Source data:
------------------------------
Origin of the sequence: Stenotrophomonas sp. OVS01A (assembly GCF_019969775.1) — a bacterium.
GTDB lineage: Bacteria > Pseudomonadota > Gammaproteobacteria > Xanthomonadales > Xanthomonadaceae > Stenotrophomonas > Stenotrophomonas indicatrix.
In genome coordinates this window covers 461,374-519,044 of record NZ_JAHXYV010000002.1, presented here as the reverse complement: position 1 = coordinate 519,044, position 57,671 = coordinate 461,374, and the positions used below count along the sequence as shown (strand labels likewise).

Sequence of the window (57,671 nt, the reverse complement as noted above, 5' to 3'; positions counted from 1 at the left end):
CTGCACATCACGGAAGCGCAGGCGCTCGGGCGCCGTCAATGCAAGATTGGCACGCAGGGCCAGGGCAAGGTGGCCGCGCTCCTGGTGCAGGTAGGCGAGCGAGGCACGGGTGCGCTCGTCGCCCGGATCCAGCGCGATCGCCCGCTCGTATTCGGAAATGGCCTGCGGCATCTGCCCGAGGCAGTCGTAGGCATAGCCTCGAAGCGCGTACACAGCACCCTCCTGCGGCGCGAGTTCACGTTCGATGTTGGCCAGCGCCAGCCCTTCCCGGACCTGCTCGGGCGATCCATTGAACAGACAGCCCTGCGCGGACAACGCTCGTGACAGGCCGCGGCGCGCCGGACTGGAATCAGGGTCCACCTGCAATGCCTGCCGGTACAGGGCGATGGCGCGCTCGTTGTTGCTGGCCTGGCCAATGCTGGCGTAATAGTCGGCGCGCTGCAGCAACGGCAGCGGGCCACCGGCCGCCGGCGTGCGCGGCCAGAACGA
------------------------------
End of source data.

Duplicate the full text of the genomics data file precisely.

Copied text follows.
Origin of the sequence: Stenotrophomonas sp. OVS01A (assembly GCF_019969775.1) — a bacterium.
GTDB lineage: Bacteria > Pseudomonadota > Gammaproteobacteria > Xanthomonadales > Xanthomonadaceae > Stenotrophomonas > Stenotrophomonas indicatrix.
In genome coordinates this window covers 461,374-519,044 of record NZ_JAHXYV010000002.1, presented here as the reverse complement: position 1 = coordinate 519,044, position 57,671 = coordinate 461,374, and the positions used below count along the sequence as shown (strand labels likewise).

Sequence of the window (57,671 nt, the reverse complement as noted above, 5' to 3'; positions counted from 1 at the left end):
CTGCACATCACGGAAGCGCAGGCGCTCGGGCGCCGTCAATGCAAGATTGGCACGCAGGGCCAGGGCAAGGTGGCCGCGCTCCTGGTGCAGGTAGGCGAGCGAGGCACGGGTGCGCTCGTCGCCCGGATCCAGCGCGATCGCCCGCTCGTATTCGGAAATGGCCTGCGGCATCTGCCCGAGGCAGTCGTAGGCATAGCCTCGAAGCGCGTACACAGCACCCTCCTGCGGCGCGAGTTCACGTTCGATGTTGGCCAGCGCCAGCCCTTCCCGGACCTGCTCGGGCGATCCATTGAACAGACAGCCCTGCGCGGACAACGCTCGTGACAGGCCGCGGCGCGCCGGACTGGAATCAGGGTCCACCTGCAATGCCTGCCGGTACAGGGCGATGGCGCGCTCGTTGTTGCTGGCCTGGCCAATGCTGGCGTAATAGTCGGCGCGCTGCAGCAACGGCAGCGGGCCACCGGCCGCCGGCGTGCGCGGCCAGAACGA